Book Review: Catch-22

 Catch-22, by Joseph Heller, is probably my favorite book. I thought it was absolutely hilarious, and in a bit of a gallows-humor way, which I like. Since I don't know what else to do, I'm just going to post the essay I wrote for Advanced American Literature about this book. It's a little bit rambling, and long, but my teacher gave me a 125/130, so I assume it's fairly good. Enjoy!




Critical Analysis: Catch-22
                This book was so good that it’s hard to choose what parts to really focus on, the characters, the humor, the plot and twisted logic all made up such integral parts of this wonderful novel. The author, Joseph Heller, took eight years to write a novel filled with more developed characters and twisting subplots than I have ever seen in a story, and in such a way that kept me reading and refused to let me stop. I think this man deserves the title genius. He uses an omniscient third-party point of view, but focuses largely on Yossarian the bombardier captain. The timeline is not linear, progressing more like a train of thought and revealing more and more of the circumstances surrounding hinted-at occurrences, like the death of Snowden, as the novel continues.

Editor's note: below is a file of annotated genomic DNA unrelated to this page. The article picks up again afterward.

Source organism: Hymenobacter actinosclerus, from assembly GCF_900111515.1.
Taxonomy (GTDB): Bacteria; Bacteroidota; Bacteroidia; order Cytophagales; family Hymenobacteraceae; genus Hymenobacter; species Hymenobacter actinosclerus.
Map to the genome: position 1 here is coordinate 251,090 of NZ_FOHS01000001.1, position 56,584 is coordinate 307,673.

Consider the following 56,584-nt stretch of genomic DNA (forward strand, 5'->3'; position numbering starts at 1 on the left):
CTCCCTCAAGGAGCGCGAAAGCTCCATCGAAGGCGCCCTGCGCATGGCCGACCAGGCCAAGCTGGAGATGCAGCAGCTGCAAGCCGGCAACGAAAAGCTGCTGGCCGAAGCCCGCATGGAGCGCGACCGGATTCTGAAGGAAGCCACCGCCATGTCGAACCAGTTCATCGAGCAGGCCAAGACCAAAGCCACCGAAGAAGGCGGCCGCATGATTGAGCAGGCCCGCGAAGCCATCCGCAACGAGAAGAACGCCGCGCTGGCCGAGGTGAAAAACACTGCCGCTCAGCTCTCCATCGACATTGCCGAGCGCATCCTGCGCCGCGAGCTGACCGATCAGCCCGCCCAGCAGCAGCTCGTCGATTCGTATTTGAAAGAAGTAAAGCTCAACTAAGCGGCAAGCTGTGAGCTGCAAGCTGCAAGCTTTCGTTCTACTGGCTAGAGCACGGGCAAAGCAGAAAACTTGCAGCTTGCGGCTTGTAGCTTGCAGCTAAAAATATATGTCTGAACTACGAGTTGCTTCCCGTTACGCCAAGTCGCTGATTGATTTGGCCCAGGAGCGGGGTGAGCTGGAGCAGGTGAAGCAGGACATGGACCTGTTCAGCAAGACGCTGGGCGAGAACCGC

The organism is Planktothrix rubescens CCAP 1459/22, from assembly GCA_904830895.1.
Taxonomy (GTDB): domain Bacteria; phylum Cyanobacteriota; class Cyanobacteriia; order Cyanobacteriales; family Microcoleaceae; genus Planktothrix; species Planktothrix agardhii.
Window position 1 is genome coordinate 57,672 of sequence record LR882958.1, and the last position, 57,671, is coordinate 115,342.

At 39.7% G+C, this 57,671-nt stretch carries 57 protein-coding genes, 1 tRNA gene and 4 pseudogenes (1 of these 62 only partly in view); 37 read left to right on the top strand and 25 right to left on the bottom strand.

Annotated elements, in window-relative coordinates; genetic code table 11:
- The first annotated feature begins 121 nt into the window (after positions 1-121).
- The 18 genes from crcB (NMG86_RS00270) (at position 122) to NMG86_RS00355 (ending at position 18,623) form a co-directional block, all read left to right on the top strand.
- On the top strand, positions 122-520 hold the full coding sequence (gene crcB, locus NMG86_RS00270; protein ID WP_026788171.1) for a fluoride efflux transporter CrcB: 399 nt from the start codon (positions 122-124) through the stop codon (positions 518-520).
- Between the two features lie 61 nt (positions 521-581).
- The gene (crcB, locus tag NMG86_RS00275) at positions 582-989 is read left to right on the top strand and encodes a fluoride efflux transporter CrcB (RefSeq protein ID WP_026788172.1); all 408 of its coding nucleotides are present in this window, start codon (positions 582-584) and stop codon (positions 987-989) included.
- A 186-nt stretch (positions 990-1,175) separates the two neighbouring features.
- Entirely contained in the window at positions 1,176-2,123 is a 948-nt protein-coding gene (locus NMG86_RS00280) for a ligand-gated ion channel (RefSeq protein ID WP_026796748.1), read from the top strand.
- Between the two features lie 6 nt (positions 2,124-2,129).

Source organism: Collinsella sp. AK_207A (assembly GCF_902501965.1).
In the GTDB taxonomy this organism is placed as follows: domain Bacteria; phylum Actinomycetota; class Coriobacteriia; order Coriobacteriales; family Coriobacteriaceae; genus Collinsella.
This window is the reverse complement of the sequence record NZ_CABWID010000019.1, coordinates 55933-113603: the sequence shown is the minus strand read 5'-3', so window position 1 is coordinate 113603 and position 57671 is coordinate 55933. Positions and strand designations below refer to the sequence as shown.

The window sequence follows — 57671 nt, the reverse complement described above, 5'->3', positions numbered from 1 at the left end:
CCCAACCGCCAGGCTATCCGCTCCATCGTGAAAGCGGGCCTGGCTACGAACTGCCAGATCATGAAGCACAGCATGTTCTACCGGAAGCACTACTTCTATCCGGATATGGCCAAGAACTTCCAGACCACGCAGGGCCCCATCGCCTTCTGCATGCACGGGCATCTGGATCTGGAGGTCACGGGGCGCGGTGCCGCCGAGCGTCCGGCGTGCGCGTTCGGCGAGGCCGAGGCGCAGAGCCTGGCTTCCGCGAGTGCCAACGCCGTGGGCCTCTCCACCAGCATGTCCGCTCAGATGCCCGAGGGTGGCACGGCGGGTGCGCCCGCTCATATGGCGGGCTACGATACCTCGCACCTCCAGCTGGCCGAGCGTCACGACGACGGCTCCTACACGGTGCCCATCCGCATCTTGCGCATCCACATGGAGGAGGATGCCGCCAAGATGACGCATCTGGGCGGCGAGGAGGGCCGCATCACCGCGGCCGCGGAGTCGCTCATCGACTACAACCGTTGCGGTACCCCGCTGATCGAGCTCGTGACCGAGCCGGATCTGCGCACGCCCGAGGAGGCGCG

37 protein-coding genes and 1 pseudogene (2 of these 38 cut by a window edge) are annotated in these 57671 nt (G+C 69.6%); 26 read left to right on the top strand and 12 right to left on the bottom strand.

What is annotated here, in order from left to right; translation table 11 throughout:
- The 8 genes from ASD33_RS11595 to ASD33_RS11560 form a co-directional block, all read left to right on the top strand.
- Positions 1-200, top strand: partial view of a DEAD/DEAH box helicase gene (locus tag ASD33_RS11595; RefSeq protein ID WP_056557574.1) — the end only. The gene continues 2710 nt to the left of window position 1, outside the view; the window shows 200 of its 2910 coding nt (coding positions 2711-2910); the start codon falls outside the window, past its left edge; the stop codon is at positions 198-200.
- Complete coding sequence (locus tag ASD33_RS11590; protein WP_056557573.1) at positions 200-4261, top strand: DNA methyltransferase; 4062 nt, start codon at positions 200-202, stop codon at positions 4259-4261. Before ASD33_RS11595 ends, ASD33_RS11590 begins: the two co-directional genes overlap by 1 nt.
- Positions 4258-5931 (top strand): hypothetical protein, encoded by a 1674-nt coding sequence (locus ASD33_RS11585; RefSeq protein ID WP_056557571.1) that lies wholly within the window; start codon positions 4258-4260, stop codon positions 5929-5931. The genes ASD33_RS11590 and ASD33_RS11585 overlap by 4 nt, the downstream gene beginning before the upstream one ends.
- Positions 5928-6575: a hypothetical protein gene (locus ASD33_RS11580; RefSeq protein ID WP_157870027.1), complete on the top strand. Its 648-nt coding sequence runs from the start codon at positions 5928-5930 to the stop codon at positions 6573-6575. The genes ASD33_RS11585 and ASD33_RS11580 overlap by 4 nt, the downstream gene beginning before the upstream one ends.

Never have I read a more fascinating book. I read it straight through some classes- I should have been learning math, I should have been drawing maps. But instead I was learning the math of Milo Minderbinder, who can buy eggs at seven cents apiece and make a profit selling them for four cents apiece. I was drawing in my head the map of France, and the bomb line Yossarian moved. One of the things I loved about Catch-22 is that every character has a backstory, every character has a madness. What is madness? A behavior that others do not understand, a behavior outside the way one normally behaves. In the military setting, where the soldiers were expected to do something that in peace time only people regarded as insane would do- die for something intangible because someone else told them to. After all, dulce et decorum est, pro patria mori.
Yossarian may have been the only sane one from a civilian point of view, a bombardier afraid to fly the missions that might get him killed, because he knew that on the ground there were legions of people he had never even met, all aiming their weapons toward the sky in the hope of killing him. If he were to ever stop being easily provoked, if he were to ever stop being paranoid, if his temper evened out or his moods transitioned smoothly, then Yossarian would be crazy.